A new report suggests broad-reaching policy changes are necessary to assist poor workers unable to pay increasingly expensive traffic fines and other minor tickets.
April 8, 2015
Link to story
Organizations mentioned/involved: Lawyers’ Committee for Civil Rights of the San Francisco Bay Area (LCCR)
In California, 4.2 million residents have had their licenses suspended during the past eight years, because they haven’t been able to pay their tickets for traffic violations or minor infractions such as loitering, according to a new report from the Lawyers’ Committee for Civil Rights (LCCR) of the San Francisco Bay Area, a civil legal aid organization. The problem for poor workers, the group notes, is that without a driver’s license, many are let go from their jobs, making it even harder to settle their fines.
The report’s publication comes amid growing awareness of how some police departments and municipal courts are looking to citizens to buoy up coffers through increased ticketing.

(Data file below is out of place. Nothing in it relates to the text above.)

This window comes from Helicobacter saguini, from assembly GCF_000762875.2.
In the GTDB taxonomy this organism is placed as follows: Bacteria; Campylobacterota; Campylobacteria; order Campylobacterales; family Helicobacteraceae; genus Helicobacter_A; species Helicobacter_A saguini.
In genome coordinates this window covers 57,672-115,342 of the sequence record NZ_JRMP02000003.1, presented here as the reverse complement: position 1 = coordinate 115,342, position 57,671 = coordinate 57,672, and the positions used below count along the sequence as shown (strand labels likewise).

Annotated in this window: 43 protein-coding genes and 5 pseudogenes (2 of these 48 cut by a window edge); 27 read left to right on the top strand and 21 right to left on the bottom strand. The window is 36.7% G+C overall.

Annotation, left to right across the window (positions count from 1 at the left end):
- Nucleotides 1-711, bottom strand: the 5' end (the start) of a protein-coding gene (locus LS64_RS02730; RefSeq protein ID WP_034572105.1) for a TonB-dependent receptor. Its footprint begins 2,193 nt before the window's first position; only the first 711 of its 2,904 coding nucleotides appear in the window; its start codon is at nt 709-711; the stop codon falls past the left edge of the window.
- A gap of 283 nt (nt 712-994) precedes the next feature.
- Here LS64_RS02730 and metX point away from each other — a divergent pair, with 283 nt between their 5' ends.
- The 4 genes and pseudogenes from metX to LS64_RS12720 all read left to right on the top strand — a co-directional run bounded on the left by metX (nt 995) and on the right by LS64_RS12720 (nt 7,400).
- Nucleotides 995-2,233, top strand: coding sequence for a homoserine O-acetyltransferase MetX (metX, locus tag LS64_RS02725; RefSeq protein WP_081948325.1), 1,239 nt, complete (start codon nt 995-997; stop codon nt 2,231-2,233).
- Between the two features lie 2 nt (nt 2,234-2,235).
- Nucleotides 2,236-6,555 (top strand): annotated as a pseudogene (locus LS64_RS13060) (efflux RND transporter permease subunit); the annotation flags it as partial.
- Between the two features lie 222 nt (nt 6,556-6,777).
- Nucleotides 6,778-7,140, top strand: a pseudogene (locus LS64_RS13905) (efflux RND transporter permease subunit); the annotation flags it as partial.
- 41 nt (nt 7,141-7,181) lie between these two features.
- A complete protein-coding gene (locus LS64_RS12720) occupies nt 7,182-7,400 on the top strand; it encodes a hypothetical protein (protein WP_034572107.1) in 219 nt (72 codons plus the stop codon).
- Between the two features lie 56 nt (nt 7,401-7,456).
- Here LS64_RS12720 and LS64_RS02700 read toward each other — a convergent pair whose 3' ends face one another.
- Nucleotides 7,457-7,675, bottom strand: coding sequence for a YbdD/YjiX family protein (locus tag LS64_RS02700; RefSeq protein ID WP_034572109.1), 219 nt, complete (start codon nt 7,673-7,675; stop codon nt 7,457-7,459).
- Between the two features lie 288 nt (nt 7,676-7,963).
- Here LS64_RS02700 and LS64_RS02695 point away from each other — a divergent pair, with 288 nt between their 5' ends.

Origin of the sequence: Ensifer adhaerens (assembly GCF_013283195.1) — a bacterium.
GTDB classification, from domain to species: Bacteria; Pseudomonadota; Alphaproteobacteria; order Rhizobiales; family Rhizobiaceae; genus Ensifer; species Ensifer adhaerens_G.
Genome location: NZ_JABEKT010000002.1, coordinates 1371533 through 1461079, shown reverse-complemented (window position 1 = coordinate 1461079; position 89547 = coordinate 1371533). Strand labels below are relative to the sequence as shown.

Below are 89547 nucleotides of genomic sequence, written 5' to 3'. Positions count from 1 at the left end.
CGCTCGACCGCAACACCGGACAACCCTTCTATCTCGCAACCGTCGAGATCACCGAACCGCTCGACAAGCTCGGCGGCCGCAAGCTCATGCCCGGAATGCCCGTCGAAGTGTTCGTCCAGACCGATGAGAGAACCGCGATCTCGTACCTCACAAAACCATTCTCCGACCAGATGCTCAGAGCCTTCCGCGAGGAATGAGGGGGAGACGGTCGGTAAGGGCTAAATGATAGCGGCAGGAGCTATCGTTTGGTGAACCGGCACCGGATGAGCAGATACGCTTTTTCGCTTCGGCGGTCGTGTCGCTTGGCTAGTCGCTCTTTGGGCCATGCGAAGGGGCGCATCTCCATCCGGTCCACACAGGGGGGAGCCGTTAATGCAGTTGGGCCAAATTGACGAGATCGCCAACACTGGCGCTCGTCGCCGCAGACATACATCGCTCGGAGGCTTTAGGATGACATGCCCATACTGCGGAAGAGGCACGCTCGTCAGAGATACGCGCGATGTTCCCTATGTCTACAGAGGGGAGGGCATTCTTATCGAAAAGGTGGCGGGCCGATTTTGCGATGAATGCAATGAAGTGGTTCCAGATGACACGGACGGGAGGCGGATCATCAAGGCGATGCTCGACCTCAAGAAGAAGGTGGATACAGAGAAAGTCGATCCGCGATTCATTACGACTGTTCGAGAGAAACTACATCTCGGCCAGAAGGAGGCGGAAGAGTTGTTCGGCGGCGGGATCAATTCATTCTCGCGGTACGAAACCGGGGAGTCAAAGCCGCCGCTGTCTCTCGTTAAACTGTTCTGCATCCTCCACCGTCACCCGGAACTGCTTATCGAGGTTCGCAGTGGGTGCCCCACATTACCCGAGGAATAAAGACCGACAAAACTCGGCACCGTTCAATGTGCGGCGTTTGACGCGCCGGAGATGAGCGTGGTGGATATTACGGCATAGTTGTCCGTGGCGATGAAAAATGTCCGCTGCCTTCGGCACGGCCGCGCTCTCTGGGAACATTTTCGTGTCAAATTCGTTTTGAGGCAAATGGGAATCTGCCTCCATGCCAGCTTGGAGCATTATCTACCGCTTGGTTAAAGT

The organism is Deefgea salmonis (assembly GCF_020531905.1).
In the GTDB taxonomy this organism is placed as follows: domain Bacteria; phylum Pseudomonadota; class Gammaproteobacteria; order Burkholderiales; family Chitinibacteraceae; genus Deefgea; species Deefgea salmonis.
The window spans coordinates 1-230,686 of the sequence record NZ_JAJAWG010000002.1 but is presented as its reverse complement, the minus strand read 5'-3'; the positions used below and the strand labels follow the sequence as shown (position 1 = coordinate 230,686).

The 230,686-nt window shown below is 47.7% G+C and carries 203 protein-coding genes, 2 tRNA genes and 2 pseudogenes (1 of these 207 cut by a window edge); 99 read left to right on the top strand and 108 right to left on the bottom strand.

In California, fines for traffic tickets have skyrocketed during recent years, thanks to add-on fees like a “night court assessment” and “EMS fund.” That means a $100 ticket can end up actually costing $479, the Lawyers’ Committee Report noted.
“Time and again, clients were coming to us with suspended driver’s licenses, and no way of getting them reinstated, short of a full lump-sum payment of thousands of dollars,” said Meredith Desautels, staff attorney in the Lawyers’ Committee for Civil Rights’ racial justice department. “At this point in time, it’s a crisis for the folks that are trying to work and support families.”Tags: Disaster, Driver's license suspension